Utility regulators suspend Dominion’s rules for connecting solar projects to grid
SCC concludes utility does not have authority for interconnection rules developers said were driving up costs and delaying projects
Dominion Energy’s Scott Solar facility in Powhatan County, Va. (Sarah Vogelsong / Virginia Mercury)
Virginia’s electric utility regulators told Dominion Energy Wednesday that it is no longer allowed to impose its rules for connecting smaller solar projects to the grid because it doesn’t have the authority to do so.
The order from the State Corporation Commission was issued after a group of solar developers called the Distributed Solar Alliance filed a petition asking for regulators to suspend the rules because of resulting cost increases and project delays. Dominion had argued the rules were needed to ensure grid safety and reliability.
“Based on the findings and recommendations in the report, the Commission hereby issues an injunction” suspending the rules, the order states.
The commission’s decision follows a report from a hearing examiner that recommended suspension of the rules on the grounds that they were contrary to state law that requires Dominion to provide service that is not “discriminatory.” The examiner also noted there are two reviews of interconnection rules already underway at the commission where the Dominion rules can be discussed.
Tony Smith, president and founder of Secure Solar Futures, a member of the Distributed Solar Alliance, called the order “a momentous event in the history of distributed solar in Virginia.”
“It squarely tells Dominion that they operated illegally,” Smith said. “It is the commission, not Dominion, that sets interconnection policies and regulations in the state.”
Smith said he couldn’t speak for all of the projects that were affected by the technical upgrade requirements in the company’s rules, but said Prince William County can go forward with a 900 kilowatt solar project that his company is working on. Completion of the project was in jeopardy because of the rules’ requirement that customers sign a Small Generator Interconnection Agreement. The solar developers have said the approach shifted project risk to customers, in contrast to power purchase agreements (PPAs) in which developers bear the risk.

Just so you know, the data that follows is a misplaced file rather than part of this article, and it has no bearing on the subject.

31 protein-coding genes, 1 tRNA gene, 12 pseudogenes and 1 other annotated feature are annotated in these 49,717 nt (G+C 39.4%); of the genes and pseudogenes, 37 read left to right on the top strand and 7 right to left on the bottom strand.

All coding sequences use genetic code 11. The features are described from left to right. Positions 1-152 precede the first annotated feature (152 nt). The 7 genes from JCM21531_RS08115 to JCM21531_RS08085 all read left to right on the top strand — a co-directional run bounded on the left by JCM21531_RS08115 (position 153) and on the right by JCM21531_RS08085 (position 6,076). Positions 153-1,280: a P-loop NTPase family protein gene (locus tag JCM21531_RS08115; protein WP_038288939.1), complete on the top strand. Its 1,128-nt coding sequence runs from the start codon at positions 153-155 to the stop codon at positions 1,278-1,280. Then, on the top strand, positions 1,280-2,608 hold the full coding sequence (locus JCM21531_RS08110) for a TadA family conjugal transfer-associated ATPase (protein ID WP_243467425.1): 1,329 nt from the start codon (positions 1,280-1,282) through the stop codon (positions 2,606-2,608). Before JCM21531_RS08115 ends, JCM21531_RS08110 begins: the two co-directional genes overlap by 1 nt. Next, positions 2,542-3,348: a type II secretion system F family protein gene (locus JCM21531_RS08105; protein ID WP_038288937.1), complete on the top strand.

Prince William County Schools “can now move forward with this project for two schools, including Freedom High School,” said Diana Gulotta, director of communications for the district. “Moving forward helps us get closer to reaching the carbon reduction goals of our strategic plan, as well as the scope of the original solar PPA project with Secure.”
The Distributed Solar Alliance plans to raise its concerns over interconnection in the ongoing SCC cases, he added.
In a statement, Dominion spokesperson Jeremy Slayton repeated comments previously provided to the Mercury that “our filings and interconnection requirements are designed to ensure the same safety and reliability standard regardless of who builds the project.”
“We remain committed to ensuring the safety and reliability of our grid,” Slayton said.
The commission made no decision on a late request from the Distributed Solar Alliance to allow companies to recover costs they incurred as a result of Dominion’s rules, saying that ask can be made in a separate proceeding.
The commission also stated it had “neither disregarded, nor taken lightly, Dominion’s claims regarding safety and reliability.”
“The Commission has identified the Company’s current authority under existing law,” the commission wrote. “Dominion should continue to take the actions necessary to maintain the immediate safety and reliability of its system; this may include, but need not be limited to, seeking specific authority from this Commission in one or more formal proceedings.”
Smith said he expects both sides to “sit with the decision” before making further requests.
“We’re just very thankful for the commission for having acted so expeditiously and unequivocally,” Smith said.
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